When I tell people that I commute to work by bicycle, their usual response is, "oh! Are you one of those assholes who runs red lights?"
When I tell people that I drive a car, I never get any such question, though from my observations, people who drive cars break traffic laws on a regular basis and in at least as great a proportion as cyclists. (This is especially true in Massachusetts where, for reasons that escape me, many drivers regard the use of turn signals as optional.)
People's second greatest complaint against bike commuiters is that many of us break traffic laws.
People's greatest complaint against us is when we obey the law and occupy an entire lane. (This is the law in Massachusetts, anyway.) It's not unusual for me to see a facebook post decrying this practice and threatening violence against the law-abiding cyclists in question.
Whenever we ride to the side of the lane, we put the convenience of drivers above our own safety.
And they hate us anyway.
I actually never take up the full lane because I don't feel safe doing so. I have had drivers attempt violence against me on two occasions just because I was on the road. Whatever risk I take of an inadvertant harm when riding at the side of the lane is, in my estimation, less than the risk I would take of an illegal assault by a driver if I were riding in the middle of the lane.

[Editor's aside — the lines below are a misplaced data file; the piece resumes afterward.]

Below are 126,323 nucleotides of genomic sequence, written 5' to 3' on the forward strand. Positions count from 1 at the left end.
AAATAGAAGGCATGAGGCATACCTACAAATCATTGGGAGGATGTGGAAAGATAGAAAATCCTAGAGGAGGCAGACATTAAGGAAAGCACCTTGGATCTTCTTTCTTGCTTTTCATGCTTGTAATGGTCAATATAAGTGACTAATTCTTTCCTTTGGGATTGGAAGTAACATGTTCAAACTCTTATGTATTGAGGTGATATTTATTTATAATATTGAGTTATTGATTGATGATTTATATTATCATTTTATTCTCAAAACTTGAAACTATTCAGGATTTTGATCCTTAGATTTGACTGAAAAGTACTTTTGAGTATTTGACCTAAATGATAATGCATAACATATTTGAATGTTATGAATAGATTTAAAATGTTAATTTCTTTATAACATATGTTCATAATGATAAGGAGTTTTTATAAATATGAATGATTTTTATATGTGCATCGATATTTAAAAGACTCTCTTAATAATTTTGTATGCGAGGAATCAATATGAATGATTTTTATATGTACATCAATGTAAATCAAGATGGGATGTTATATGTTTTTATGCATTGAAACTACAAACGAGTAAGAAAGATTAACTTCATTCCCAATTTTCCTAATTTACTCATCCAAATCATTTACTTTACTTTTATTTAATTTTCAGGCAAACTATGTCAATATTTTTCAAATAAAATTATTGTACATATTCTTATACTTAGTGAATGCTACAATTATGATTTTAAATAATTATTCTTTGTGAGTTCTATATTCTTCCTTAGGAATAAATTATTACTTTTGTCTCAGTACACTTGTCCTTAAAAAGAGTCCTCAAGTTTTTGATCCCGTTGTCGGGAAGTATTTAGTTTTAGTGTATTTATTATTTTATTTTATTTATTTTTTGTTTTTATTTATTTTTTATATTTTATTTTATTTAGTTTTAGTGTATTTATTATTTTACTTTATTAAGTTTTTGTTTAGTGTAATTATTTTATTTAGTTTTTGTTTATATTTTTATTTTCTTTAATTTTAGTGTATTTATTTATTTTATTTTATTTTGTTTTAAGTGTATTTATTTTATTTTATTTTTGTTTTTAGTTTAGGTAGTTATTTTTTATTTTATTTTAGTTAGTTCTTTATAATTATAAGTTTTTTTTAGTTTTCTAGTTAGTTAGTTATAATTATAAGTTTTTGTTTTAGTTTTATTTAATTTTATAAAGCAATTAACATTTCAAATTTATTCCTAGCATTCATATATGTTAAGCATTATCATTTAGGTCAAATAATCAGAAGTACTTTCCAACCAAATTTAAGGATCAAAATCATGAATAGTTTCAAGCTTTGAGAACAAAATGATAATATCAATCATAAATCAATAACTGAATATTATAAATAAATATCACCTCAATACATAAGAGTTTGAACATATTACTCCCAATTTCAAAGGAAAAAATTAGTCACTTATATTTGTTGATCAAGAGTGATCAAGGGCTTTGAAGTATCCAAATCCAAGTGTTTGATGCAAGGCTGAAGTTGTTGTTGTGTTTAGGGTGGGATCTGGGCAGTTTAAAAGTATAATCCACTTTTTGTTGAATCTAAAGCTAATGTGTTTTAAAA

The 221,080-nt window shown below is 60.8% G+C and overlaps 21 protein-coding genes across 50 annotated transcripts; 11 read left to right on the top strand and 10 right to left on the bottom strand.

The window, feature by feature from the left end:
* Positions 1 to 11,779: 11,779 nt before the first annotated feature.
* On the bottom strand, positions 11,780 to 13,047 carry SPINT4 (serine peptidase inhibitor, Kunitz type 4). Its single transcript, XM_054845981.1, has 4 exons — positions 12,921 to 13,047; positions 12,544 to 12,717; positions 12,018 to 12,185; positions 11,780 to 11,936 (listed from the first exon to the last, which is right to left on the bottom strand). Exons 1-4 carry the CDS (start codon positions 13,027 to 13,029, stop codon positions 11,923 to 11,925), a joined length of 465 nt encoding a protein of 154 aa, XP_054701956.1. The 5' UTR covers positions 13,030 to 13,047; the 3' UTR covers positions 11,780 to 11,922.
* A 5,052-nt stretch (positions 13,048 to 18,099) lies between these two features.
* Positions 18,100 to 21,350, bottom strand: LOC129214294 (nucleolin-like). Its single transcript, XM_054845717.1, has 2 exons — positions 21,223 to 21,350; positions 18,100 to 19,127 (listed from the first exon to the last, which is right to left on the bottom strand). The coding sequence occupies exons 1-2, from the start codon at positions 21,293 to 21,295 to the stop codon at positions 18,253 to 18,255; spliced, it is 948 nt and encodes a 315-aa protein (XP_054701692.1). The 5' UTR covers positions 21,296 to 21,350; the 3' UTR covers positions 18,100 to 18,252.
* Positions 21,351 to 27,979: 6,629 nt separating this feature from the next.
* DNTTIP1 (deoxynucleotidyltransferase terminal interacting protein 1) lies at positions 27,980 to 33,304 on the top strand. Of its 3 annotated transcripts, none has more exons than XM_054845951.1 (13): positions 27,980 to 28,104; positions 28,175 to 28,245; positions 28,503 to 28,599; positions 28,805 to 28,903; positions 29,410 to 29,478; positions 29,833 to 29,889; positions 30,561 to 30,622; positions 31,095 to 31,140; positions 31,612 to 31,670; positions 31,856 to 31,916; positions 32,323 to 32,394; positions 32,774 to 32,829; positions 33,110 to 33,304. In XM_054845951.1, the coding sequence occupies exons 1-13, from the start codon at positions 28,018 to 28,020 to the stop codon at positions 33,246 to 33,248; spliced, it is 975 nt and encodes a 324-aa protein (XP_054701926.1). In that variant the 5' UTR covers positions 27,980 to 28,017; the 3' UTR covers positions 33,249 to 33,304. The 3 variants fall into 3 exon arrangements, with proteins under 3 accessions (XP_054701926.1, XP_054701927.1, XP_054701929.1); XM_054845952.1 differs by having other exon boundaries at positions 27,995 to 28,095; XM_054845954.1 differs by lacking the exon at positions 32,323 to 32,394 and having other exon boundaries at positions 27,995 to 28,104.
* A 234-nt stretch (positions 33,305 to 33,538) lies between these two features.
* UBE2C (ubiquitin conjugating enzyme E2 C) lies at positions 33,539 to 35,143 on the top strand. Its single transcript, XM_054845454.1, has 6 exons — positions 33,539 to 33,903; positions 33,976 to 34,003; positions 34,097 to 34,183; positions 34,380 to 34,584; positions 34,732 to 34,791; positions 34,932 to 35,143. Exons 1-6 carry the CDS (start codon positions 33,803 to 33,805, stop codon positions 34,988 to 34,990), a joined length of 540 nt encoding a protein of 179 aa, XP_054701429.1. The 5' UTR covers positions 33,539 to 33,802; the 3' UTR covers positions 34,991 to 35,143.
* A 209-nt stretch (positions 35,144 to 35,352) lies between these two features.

There are cyclists who engage in actions to disrupt traffic: riding en masse in circles around intersections, for example. I do not support these actions.
But I do understand them. Because the fundamental complaint that many car drivers have against us isn't that we disobey the law. Nor is it that we obey the law. They just don't want us to exist. You can't reason or negotiate with such an attitude, so, while again I feel that it's counterproductive and stupid, I do understand why cyclists want to engage in illegal actions like this and rub the fact of our existence in the face of the majority. They hate us no matter what we do, so why should we behave in a considerate, socially acceptible way?
Because it's the right thing to do, and, as I said so memorably in Shutout, it's important to do the right thing especially when other people are not.